December 12, 2019 Cruising Drakes Passage

Midnatsol Cabin

Midnatsol Cabin Bath

Midnatsol Panorama Lounge

Midnatsol Lounge

Midnatsol Upper Deck

We started our journey back north to Ushuaia once again crossing the Drake Passage. Lucky for us the seas were very calm and the skies continued to shine brightly. Since the Hurtigruten exploration team had been busy with our landings, camping, photography and snowshoeing, they filled this day with lectures and films.

We first attended a lecture on the Antarctic Treaty which allows all countries the opportunity to do approved research on the continent but does not allow any country to own any portion of the continent. The treaty has been working well until now, but there is concern about what will happen when the treaty comes up for re-negotiation in 2048. The treaty only applies to the land and ice mass, but does not apply to the surrounding ocean. Counties like China have been doing much research in the ocean.

Next, all guests needed to attend a disembarkation meeting to learn about: returning our boots we used for landings, paying our bills, retrieving our passports, etc. The process went smoothly as people returned their boots and collected luggage tags for the disembarkation in two days.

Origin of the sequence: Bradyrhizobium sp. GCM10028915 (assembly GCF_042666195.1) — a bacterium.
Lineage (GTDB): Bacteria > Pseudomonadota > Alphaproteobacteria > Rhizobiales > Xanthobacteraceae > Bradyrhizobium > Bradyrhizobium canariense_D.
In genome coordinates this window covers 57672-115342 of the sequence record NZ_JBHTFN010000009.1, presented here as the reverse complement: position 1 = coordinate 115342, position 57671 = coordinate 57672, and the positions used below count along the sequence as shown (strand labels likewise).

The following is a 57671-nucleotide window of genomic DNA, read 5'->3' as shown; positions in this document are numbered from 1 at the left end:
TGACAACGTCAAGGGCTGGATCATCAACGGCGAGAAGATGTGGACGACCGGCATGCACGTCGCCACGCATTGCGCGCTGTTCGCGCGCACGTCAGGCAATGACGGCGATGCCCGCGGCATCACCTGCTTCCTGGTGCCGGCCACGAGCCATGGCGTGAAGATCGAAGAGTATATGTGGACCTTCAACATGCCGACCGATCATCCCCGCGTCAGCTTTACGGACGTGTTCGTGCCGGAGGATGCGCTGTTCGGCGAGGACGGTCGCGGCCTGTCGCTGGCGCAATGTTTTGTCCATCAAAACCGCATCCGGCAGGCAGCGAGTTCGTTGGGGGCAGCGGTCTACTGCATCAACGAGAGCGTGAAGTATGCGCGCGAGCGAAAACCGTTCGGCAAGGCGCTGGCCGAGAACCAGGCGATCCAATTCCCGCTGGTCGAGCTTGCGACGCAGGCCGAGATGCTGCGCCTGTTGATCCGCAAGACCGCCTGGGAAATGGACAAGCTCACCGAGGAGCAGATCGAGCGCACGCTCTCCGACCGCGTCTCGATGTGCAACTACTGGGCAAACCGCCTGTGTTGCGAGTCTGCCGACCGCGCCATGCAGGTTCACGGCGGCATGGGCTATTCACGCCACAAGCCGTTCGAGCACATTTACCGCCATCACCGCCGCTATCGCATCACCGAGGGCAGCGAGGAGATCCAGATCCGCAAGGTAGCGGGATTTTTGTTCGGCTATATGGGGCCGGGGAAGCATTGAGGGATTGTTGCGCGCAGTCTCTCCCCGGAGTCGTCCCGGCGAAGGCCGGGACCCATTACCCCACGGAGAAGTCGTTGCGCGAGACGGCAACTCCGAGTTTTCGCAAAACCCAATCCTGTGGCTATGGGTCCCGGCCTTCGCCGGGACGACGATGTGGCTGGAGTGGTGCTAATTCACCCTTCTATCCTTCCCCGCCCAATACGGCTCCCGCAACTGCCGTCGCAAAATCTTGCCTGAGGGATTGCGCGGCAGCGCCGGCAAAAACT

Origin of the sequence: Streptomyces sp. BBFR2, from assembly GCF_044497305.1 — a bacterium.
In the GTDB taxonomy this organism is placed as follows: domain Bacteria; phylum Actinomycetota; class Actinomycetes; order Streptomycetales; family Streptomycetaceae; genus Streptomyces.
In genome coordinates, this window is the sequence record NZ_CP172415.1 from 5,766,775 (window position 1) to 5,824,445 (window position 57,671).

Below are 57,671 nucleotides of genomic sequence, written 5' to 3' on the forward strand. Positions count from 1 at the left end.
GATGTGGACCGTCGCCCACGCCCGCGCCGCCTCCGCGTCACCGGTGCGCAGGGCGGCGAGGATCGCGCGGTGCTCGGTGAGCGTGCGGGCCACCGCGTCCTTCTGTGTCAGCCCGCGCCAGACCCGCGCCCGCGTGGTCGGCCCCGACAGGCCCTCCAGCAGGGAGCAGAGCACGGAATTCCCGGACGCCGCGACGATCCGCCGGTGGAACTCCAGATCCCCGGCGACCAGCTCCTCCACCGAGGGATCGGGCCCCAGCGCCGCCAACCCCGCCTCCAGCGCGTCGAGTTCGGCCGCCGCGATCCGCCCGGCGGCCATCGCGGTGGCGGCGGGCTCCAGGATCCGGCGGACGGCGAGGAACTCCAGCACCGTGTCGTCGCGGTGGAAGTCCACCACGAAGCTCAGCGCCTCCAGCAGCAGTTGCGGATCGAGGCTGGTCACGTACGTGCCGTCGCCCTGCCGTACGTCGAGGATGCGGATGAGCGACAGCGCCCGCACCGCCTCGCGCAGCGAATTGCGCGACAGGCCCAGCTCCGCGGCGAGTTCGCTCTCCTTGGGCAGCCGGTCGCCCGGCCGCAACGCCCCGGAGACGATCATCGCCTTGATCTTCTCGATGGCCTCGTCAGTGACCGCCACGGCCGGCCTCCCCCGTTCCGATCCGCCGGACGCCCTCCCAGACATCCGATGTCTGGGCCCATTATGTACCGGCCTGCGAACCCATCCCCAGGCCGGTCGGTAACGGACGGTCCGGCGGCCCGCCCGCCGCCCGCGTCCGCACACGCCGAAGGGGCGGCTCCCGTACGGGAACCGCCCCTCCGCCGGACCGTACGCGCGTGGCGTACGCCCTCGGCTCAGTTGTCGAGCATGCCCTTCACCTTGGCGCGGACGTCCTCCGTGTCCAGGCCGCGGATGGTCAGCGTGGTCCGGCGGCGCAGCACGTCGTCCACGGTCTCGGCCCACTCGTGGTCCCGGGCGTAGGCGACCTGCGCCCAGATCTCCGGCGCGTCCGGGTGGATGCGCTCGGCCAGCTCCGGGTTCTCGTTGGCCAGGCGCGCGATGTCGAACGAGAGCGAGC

We then attended a showing of the BBC’s Frozen Planet series, Episode 3, about the Arctic and Antarctica. This episode showed the lives of the polar bears, whales, seals and penguins and the often-difficult life they live with the changing environment.

After lunch we attended a lecture on the world’s changing climate. Here we saw many graphs and charts about how temperatures around the world have continued to rise over time. We saw information about emissions from many sources that contribute to the warming and some ideas about how we might reduce the effects.

One of the members of the expedition team owns 30 arctic dogs that pull sleds in the most northern town in the world. He shared with us some very interesting facts, videos and photos about these dogs and how they not only survive but thrive in such a cold climate. They love tow work and are very dependable. Their diet includes such things as whale for the essential oils. They eat different things depending on the time of year, the weather and what work they need to do.

The dinner on this evening was a fixed seating dinner for the Captain’s Farewell Dinner. They served us a glass of champagne for the captain’s toast. The menu included a choice of Char fish or reindeer steak. The deer was not my favorite meal on the ship but it was a different experience.

After dinner we attended a movie including footage from a 1929 voyage around Cape Horn on a wooden sailing vessel that had no motor and was only moved by the ingenuity and power of the wind and man. The seas were extremely rough and the footage was incredible to believe. It was narrated in 1980 by one of the ship’s crew members who had filmed it. Very interesting.